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Biorthogonal Fourier transform for multichirprate signal detection over dispersive wireless channel
EURASIP Journal on Wireless Communications and Networking volume 2018, Article number: 23 (2018)
Abstract
Biorthogonal Fourier transform (BFT), consistent with the matched signal transform (MST), has been introduced to demodulate the Mray chirprate signal which possesses good orthogonality in the BFT domain. Here, we analyze the characteristics of BFT detection in a further step, including the resolution capability of the multichirprate signal, the property of pulse compression, the closedform biterror rate in the additive white Gaussian noise (AWGN) channel, and the interference in the timefrequency dispersive channel. Even in the high Doppler environment, the shift in BFT detection is proven to be slight. In addition, we deduce that the orthogonality among received chirp rates in the BFT domain would be affected in the multipath dispersive environment. This causes the mutual interference among different chirp rates in a symbol and over symbols concurrently. The theoretical result shows that the chirp modulation parameter can be adjusted to obtain the tradeoff between time and frequency dispersion. By the multipath model of chirprate signal, an auxiliary parallel interference cancellation (PIC) method is further introduced in multipath environment. Simulations verify our analyzed performance of BFT detection in the AWGN, Doppler, and multipath channels. The proposed interference cancellation algorithms are also proven to be effective.
Introduction
Early chirp signals, i.e., linear frequency modulation (LFM) signals, are implemented in radar and communication. In radar, the impulsecompression characteristic of chirp is utilized to extract targets, while the chirp signal is invoked as spreadspectrum waveform to suppress interferences in communications [1]. In recent years, wireless sensor networks, as well as military ad hoc network, have the requirement of integration with self localization, sensing, and communication functions. In this context, chirp scheme for localization and communication is unanimously adopted by the IEEE 802.15.4a Working Group in 2005 as a supplemental physical layer standard of wireless sensor network [2]. Meanwhile, many efforts in signal processing devote to estimate range or localization with a chirp signal [3, 4].
In other fields, broadband wireless communications in highspeed vehicles, such as aircraft and highspeed trains, are much in demand. Conventional phasebased transceivers are unable to meet the needs of the large Doppler shift caused by moving speeds over 200 km/h unless they adopt complicated frequencyshift estimation and compensation. The chirp signal is a good candidate since it is a constantmodulus timefrequency signal and does not require phase detection. However, chirp suffers lowmodulation efficiency owing to its simplex spreadspectrum waveform.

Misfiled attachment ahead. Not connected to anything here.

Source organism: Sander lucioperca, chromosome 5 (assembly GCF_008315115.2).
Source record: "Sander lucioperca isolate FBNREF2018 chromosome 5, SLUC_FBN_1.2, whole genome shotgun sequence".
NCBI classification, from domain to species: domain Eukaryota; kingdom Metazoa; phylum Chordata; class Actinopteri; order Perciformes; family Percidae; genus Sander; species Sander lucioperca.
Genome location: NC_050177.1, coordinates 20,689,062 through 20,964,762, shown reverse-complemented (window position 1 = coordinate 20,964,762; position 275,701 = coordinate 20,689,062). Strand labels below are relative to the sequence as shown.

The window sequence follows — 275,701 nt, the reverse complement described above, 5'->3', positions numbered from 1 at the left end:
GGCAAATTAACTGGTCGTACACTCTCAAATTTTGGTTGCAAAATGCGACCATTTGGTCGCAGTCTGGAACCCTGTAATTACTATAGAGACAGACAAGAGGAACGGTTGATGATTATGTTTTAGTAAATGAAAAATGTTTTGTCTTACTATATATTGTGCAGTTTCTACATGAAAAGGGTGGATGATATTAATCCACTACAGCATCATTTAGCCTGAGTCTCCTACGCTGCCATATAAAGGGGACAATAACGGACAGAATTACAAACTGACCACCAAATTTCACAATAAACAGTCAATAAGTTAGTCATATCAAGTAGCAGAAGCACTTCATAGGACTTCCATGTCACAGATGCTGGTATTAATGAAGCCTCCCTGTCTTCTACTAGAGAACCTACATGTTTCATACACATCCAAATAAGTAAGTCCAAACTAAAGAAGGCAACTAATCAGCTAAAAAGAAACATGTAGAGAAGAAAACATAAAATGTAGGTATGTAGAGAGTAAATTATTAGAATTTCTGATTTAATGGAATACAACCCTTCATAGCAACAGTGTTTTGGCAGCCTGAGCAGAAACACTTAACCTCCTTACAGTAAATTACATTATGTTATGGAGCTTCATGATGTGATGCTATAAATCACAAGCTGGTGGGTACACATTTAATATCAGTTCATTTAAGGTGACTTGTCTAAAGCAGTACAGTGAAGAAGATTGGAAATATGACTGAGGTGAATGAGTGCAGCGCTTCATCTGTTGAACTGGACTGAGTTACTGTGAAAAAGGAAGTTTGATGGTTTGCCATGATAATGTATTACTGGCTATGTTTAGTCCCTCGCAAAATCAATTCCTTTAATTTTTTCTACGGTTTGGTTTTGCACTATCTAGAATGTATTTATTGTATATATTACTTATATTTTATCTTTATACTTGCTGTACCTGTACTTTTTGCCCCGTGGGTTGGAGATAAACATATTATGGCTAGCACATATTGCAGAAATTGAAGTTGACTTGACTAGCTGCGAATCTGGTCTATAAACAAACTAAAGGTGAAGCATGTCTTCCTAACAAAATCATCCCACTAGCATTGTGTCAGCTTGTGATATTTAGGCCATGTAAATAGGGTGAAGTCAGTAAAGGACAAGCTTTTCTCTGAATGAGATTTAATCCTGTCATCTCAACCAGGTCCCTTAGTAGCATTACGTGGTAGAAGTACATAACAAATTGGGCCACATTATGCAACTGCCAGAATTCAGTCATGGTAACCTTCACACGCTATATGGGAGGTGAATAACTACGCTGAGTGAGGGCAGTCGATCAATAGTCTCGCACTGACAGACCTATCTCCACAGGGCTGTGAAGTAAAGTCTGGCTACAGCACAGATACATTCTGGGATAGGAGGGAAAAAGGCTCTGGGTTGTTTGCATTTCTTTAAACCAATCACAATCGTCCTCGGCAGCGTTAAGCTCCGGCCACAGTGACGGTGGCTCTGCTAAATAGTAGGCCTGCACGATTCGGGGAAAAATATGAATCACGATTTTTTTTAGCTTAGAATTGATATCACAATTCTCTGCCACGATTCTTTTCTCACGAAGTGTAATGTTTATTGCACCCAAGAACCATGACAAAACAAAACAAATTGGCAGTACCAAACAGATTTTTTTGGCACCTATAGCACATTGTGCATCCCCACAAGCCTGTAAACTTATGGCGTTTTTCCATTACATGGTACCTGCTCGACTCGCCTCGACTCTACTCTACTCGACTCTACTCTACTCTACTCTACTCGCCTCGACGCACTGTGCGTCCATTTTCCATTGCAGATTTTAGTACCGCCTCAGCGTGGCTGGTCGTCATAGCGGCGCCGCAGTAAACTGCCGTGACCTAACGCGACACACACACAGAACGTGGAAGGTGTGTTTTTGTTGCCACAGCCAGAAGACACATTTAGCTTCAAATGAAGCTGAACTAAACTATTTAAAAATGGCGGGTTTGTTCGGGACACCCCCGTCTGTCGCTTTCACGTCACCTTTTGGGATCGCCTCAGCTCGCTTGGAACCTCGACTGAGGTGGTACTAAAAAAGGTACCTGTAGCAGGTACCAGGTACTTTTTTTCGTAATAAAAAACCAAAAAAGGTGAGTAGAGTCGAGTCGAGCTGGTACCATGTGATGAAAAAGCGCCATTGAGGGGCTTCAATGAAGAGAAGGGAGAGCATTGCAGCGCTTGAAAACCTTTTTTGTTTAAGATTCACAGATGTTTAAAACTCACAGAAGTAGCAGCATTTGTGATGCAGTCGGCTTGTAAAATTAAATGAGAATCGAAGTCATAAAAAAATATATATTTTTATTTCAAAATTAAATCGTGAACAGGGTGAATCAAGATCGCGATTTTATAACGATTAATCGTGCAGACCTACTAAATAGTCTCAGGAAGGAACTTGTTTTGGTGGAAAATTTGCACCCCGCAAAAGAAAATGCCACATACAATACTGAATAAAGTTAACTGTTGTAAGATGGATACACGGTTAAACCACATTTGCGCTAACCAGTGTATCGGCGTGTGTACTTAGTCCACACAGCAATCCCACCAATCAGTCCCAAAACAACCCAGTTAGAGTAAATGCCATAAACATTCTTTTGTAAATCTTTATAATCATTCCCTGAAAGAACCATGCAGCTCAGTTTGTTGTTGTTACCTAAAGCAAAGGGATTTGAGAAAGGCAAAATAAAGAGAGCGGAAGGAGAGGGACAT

Some efforts on improving the modulation efficiency of a chirp signal have been reported in recent years. Wysocki proposes a Walshcoded chirp modulation in [5] for multiple access. Segments with different phases in a symbol are designed to maintain orthogonality among multiuser signals. A multidimensional chirp modulation scheme with code division spread spectrum is presented in [6]. By overlapping subbands and modulating with pseudorandom sequences, the scheme improves modulation efficiency in frequency and time domain. Analog and digital correlators are both adopted in [7]. The correlation by the former reduces the timebandwidth product of a chirp signal and thereby reducing the complexity of poststage digital processing. To improve orthogonality, [8] introduces a twosegment structured symbol modulated by different chirp rates and Walsh codes. Submitting to the IEEE802.15.4a physical layer proposal, Nanotron Inc. develops a Mary modulation by foursegments linear chirps [9] and employs the multichoice precoding (MCP) technology to solve the multipath fading problem in noncoherent detection. Its modulation efficiency still needs to be improved, and MCP has poor performance in a fast fading channel due to the requirement of the channel information feedback from receiver to transmitter.
The progress in timefrequency (TF) signal processing is also applied to chirp detection. Recently, the TF dispersive channel and orthogonal frequencydivision multiplexing (OFDM) signal have been intensively studied [10]. The series of the filter bank multicarrier (FBMC) and TF filters for OQAM have been proposed to offer better performance to Doppler shift [11]. Here, we concern the various TFbased detectors developed for detecting chirp signals. They include the dechirping technique, the RadonWigner transform [12], the Radonambiguity transform [13], the chirplet transform [14], and the shorttime Fourier transform [15]. A multicarrier chirp communication system based on the fractional Fourier transform (FRFT) is developed in [16] and has been proven to be more reliable compared to fast Fourier transform (FFT) based OFDM in timefrequencyselective channels. In recent years, FRFTOFDM has received attention, and its performance has been analyzed in the dispersive environment, especially in the frequency offset or Doppler frequency shift analysis [17–19]. All of them reveal that FRFT detection performance is significantly better. Furthermore, the affine fourier transform as a generalized FRFT is introduced to multicarrier system in [20, 21]. In [22], the outofband power reduction methods are proposed to the weightedtype FRFTbased multicarrier system. The detectors mentioned above show better antiICI performance, that is proved to be feasible in groundtoair channels. However, the time dispersion (ISI) evaluation and performance analysis for the chirp multicarrier method is neglected.